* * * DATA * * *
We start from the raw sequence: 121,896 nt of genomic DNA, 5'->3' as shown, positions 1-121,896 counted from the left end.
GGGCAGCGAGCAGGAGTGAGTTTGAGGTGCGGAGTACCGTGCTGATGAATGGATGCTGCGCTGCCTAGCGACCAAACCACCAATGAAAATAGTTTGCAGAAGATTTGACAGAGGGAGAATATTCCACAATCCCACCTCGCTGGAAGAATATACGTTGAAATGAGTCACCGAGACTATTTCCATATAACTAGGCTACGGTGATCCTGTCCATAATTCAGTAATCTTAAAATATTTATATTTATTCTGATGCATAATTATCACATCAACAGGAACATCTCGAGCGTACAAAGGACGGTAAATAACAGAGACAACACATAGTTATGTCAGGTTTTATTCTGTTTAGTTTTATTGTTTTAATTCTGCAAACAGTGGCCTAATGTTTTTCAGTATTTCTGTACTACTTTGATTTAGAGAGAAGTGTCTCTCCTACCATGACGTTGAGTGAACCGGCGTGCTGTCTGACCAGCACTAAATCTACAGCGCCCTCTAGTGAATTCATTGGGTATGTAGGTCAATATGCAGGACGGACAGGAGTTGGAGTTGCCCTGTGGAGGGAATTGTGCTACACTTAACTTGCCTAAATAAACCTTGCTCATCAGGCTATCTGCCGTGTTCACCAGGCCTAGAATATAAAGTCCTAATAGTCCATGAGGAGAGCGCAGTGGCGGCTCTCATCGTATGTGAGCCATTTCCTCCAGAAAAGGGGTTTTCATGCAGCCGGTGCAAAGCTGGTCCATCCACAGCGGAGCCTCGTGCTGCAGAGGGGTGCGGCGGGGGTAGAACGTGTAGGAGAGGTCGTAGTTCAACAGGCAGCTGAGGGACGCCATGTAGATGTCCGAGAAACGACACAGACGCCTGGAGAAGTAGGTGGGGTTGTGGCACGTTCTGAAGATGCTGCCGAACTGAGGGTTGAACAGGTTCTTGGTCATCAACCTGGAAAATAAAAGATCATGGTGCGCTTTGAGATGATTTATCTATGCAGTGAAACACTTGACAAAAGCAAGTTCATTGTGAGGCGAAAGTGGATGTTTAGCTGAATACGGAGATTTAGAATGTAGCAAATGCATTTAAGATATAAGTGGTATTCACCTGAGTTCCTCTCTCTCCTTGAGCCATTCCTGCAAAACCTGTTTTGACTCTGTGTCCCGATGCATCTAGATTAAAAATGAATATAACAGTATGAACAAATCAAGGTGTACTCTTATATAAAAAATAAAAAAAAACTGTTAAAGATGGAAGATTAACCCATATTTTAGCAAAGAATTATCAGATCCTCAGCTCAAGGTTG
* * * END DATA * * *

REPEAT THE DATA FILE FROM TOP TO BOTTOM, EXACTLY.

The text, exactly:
We start from the raw sequence: 121,896 nt of genomic DNA, 5'->3' as shown, positions 1-121,896 counted from the left end.
GGGCAGCGAGCAGGAGTGAGTTTGAGGTGCGGAGTACCGTGCTGATGAATGGATGCTGCGCTGCCTAGCGACCAAACCACCAATGAAAATAGTTTGCAGAAGATTTGACAGAGGGAGAATATTCCACAATCCCACCTCGCTGGAAGAATATACGTTGAAATGAGTCACCGAGACTATTTCCATATAACTAGGCTACGGTGATCCTGTCCATAATTCAGTAATCTTAAAATATTTATATTTATTCTGATGCATAATTATCACATCAACAGGAACATCTCGAGCGTACAAAGGACGGTAAATAACAGAGACAACACATAGTTATGTCAGGTTTTATTCTGTTTAGTTTTATTGTTTTAATTCTGCAAACAGTGGCCTAATGTTTTTCAGTATTTCTGTACTACTTTGATTTAGAGAGAAGTGTCTCTCCTACCATGACGTTGAGTGAACCGGCGTGCTGTCTGACCAGCACTAAATCTACAGCGCCCTCTAGTGAATTCATTGGGTATGTAGGTCAATATGCAGGACGGACAGGAGTTGGAGTTGCCCTGTGGAGGGAATTGTGCTACACTTAACTTGCCTAAATAAACCTTGCTCATCAGGCTATCTGCCGTGTTCACCAGGCCTAGAATATAAAGTCCTAATAGTCCATGAGGAGAGCGCAGTGGCGGCTCTCATCGTATGTGAGCCATTTCCTCCAGAAAAGGGGTTTTCATGCAGCCGGTGCAAAGCTGGTCCATCCACAGCGGAGCCTCGTGCTGCAGAGGGGTGCGGCGGGGGTAGAACGTGTAGGAGAGGTCGTAGTTCAACAGGCAGCTGAGGGACGCCATGTAGATGTCCGAGAAACGACACAGACGCCTGGAGAAGTAGGTGGGGTTGTGGCACGTTCTGAAGATGCTGCCGAACTGAGGGTTGAACAGGTTCTTGGTCATCAACCTGGAAAATAAAAGATCATGGTGCGCTTTGAGATGATTTATCTATGCAGTGAAACACTTGACAAAAGCAAGTTCATTGTGAGGCGAAAGTGGATGTTTAGCTGAATACGGAGATTTAGAATGTAGCAAATGCATTTAAGATATAAGTGGTATTCACCTGAGTTCCTCTCTCTCCTTGAGCCATTCCTGCAAAACCTGTTTTGACTCTGTGTCCCGATGCATCTAGATTAAAAATGAATATAACAGTATGAACAAATCAAGGTGTACTCTTATATAAAAAATAAAAAAAAACTGTTAAAGATGGAAGATTAACCCATATTTTAGCAAAGAATTATCAGATCCTCAGCTCAAGGTTG